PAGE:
Hopefully not! But the reality is that all dogs have the potential to bite and this is a normal response to stressful situations if more benign actions have not resolved the situation.
A study in the USA looked at factors related to the dogs involved in bite incidents in children. A significant proportion had been neutered and many had attended dog training classes. So many of these dogs were from “normal” homes where the family had taken responsible actions to make life “safer”. The bites were triggered by the child acting in a particular way in a situation when the risk was particularly high. To find out more about risk situations click on the link.
A dog’s level of arousal, and hence response to stress, may be influenced by other factors such as pain. If a dog is sick or injured, or has recently had a surgical operation, the associated pain or discomfort may increase the risk of an aggressive response to interactions. This seems reasonable and your veterinarian will usually supply pain killers to reduce this effect. However, children must learn to have empathy with their dog in these situations.
This is a common myth. All dogs have the potential to bite if an inappropriate interaction is made during a risk situation. There is no evidence that one particular breed is more or less likely to bite than any other. Neutering or dog training has not been shown to significantly influence the incidence of bites.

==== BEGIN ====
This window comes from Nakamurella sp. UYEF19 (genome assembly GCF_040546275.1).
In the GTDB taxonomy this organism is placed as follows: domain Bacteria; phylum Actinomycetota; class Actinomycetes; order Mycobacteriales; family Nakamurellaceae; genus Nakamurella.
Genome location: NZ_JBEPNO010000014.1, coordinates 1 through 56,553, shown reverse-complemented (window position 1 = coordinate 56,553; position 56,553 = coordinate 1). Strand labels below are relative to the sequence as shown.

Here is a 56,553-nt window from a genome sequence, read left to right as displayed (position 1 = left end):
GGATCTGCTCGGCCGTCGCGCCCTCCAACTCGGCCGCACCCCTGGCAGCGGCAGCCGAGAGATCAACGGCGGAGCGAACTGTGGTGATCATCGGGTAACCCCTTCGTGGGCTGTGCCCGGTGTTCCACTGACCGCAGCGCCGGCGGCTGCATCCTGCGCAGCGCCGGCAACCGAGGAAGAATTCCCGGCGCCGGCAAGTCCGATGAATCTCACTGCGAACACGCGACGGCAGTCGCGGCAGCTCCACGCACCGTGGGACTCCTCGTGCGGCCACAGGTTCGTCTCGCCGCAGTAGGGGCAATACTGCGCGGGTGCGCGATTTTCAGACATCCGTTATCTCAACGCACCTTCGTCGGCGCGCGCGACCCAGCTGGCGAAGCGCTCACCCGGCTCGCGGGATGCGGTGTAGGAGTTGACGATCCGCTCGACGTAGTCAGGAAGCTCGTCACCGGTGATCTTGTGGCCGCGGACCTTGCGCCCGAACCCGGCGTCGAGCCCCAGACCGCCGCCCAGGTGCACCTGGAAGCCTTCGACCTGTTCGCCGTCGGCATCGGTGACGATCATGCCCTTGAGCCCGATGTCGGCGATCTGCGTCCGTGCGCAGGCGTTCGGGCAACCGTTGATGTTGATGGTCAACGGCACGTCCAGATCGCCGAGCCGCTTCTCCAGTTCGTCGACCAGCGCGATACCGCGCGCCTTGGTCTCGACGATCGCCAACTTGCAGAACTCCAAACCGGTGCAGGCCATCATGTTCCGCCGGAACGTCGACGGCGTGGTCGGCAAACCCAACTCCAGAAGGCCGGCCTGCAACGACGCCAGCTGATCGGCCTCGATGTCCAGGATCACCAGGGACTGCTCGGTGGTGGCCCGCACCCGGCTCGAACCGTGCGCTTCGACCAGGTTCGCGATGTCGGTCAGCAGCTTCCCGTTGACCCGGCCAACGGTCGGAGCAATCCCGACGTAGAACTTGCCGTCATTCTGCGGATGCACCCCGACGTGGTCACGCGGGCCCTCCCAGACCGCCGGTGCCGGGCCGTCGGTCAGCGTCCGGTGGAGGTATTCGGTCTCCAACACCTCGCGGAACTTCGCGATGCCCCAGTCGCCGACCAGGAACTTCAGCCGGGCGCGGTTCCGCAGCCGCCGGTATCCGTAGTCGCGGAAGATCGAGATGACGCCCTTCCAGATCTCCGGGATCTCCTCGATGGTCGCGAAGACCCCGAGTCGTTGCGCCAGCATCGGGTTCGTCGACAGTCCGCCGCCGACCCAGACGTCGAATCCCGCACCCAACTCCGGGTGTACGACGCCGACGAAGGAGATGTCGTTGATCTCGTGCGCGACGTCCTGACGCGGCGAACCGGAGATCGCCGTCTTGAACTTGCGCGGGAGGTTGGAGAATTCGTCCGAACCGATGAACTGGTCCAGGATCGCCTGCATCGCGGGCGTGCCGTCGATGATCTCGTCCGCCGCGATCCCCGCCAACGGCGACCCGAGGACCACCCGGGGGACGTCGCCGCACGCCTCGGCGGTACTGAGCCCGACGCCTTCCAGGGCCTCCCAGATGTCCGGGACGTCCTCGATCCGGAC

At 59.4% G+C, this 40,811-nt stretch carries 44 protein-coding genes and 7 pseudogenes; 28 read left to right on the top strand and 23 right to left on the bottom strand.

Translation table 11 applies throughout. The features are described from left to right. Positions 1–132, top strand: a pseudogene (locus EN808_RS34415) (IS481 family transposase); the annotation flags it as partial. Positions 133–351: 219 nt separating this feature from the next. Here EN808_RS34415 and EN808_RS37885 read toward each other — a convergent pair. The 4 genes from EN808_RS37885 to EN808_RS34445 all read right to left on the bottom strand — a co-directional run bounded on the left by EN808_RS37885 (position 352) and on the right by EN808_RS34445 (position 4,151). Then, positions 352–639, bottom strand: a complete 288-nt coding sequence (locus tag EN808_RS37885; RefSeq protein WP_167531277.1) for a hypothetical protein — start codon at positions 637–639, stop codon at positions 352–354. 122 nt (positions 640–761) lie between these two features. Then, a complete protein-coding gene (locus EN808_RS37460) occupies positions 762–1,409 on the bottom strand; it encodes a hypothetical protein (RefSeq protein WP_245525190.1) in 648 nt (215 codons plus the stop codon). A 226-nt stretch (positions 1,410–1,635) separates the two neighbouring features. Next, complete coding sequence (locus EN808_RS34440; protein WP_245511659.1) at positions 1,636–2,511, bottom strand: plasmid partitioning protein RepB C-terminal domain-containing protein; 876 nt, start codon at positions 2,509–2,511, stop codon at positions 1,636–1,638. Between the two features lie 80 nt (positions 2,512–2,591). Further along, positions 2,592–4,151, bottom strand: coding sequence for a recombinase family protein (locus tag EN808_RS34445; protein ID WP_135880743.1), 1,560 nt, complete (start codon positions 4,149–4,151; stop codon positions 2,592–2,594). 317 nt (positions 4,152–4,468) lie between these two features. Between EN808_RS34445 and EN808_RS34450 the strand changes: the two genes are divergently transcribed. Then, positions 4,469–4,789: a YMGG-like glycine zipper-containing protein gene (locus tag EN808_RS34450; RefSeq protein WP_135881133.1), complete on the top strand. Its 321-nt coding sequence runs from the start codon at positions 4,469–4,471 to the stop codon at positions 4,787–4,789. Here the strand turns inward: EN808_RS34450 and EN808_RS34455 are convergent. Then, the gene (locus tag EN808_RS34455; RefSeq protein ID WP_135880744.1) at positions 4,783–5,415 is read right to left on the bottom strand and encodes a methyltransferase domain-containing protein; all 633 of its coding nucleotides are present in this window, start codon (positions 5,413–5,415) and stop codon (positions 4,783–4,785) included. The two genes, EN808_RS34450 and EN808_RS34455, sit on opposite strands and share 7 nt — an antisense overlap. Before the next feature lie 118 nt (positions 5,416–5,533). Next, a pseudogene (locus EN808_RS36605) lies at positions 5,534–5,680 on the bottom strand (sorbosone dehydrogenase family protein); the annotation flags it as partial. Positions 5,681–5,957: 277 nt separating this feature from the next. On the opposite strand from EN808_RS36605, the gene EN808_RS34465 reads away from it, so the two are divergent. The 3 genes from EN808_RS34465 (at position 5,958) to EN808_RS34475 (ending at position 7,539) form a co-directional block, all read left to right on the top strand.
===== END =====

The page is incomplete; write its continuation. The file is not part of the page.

The fact that the dog may behave well for 99% of the time perhaps helps to reduce the perceived need to modify your child’s own behaviour. However, one study indicated that in 86% of cases the dog-child interaction that triggered the bite was initiated by the child. Any measure that can help modify the behaviour of the child therefore has the potential to significantly reduce the risk of bites to children. This applies to all families with dogs. One only has to consider the consequences of a single bite! – So all families have potentially something to gain from the Blue Dog.
Not necessarily as the bite was a response to a particular interaction in the context of a particular risk situation.